Dis. 1 – Th 1:00-2:15
Dis. 2 – Th 2:30-3:45
Dis. 3 – Th 1:00-2:15
Dis. 4 – Th 11:15-12:30
Dis. 5 – Th 9:30-10:45
Major writers, works, themes, and critical issues comprising the literature of the Holocaust. Exploration of the narrative responses to the destruction of European Jewry and other peoples during World War II (including diaries, memoirs, fiction, poetry, drama, video testimonies, and memorials).
335 – Comic Art in North America
(AL) Couch, office: 325 Herter
Lec. MW 10:10-11:00
Dis. 1 – W 3:35-4:25
Dis. 2 – F 12:20-1:10
Dis. 3 – F 1:235-2:15
Dis. 4 –F 9:05-9:55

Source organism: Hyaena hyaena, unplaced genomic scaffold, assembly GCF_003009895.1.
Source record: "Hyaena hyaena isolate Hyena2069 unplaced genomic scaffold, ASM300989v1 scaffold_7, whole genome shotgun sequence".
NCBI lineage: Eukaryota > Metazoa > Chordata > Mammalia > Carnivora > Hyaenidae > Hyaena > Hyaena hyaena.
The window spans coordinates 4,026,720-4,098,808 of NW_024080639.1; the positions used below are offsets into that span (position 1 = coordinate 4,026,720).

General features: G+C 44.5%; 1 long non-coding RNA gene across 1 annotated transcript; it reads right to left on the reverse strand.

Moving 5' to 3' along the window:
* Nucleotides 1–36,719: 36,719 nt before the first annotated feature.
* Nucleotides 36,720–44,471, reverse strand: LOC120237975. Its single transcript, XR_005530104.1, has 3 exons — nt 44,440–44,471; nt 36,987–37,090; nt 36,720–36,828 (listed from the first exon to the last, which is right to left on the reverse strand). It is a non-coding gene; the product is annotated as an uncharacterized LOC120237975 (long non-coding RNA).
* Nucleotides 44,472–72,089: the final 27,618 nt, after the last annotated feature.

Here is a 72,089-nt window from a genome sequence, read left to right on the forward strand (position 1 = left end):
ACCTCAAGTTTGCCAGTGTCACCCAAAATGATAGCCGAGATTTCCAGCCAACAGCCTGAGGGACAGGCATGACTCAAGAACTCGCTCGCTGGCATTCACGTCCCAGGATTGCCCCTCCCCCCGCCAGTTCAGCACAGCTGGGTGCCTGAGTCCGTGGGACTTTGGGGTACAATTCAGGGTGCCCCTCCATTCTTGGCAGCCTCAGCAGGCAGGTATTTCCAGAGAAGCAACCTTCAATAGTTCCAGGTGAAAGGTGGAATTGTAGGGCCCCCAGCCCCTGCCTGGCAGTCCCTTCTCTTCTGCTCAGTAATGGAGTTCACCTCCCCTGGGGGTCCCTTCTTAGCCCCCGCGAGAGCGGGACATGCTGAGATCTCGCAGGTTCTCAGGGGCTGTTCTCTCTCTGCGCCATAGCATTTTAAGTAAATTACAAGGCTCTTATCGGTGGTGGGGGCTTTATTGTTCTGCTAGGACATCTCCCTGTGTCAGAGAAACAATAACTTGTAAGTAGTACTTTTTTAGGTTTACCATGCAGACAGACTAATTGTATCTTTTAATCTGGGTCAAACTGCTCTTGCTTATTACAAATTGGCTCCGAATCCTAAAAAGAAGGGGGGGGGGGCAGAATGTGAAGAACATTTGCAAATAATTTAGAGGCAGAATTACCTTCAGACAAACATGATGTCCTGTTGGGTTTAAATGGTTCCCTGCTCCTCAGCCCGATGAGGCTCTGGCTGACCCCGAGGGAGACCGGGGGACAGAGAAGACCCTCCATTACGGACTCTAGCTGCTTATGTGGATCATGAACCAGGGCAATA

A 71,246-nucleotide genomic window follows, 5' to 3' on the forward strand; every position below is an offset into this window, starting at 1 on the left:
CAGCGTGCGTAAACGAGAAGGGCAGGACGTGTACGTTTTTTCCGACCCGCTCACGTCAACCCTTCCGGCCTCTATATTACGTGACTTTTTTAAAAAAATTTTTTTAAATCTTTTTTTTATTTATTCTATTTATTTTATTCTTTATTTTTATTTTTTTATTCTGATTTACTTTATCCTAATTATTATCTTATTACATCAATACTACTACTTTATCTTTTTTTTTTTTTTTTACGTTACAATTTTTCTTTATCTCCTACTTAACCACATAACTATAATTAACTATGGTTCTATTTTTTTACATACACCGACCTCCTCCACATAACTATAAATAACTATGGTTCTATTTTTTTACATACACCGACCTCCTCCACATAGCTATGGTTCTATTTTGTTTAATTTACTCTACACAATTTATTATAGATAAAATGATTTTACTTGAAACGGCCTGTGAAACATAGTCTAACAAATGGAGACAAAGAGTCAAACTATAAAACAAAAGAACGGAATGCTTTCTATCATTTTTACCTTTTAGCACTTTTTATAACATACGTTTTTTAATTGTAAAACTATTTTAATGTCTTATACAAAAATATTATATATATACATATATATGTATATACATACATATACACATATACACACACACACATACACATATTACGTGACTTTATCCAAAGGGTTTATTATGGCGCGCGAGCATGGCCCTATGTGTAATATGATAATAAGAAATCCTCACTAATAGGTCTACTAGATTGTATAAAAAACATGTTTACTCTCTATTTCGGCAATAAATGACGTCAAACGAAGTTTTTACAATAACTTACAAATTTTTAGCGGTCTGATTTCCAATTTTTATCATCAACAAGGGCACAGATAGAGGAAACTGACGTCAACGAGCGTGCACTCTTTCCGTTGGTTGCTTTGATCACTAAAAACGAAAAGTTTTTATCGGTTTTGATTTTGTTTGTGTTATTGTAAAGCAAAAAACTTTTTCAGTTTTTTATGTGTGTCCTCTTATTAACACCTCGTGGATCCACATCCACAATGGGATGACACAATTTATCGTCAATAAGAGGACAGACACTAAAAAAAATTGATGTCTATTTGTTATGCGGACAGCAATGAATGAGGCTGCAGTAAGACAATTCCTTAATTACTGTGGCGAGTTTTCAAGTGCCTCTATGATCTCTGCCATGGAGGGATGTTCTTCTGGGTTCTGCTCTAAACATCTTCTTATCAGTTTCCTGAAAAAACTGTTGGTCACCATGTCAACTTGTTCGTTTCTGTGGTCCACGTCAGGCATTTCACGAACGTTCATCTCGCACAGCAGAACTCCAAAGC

Dis. 5 – F 8:00-8:50
An introduction to comic art, from the beginnings of the newspaper comic strip through the development of comic books, the growth of graphic novels, and current developments in electronic media. We focus on the history and aesthetics of the medium, comparison between developments in the United States, Mexico, and French Canada, and the social and cultural contexts in which comic art is created and consumed.
The first half of the semester concentrates on early comic strips and the development of the comic book form through the 1940s; the second on the social changes affecting comic art in the 1950s and 1960s, and the development of a comic book subculture in the 1970s and 1980s, and contemporary electronic media developments. Requirements: Midterm for first half of the course, final on the second half. and one ten-page paper. Reading knowledge of at least one language other than English, preferably Spanish or French.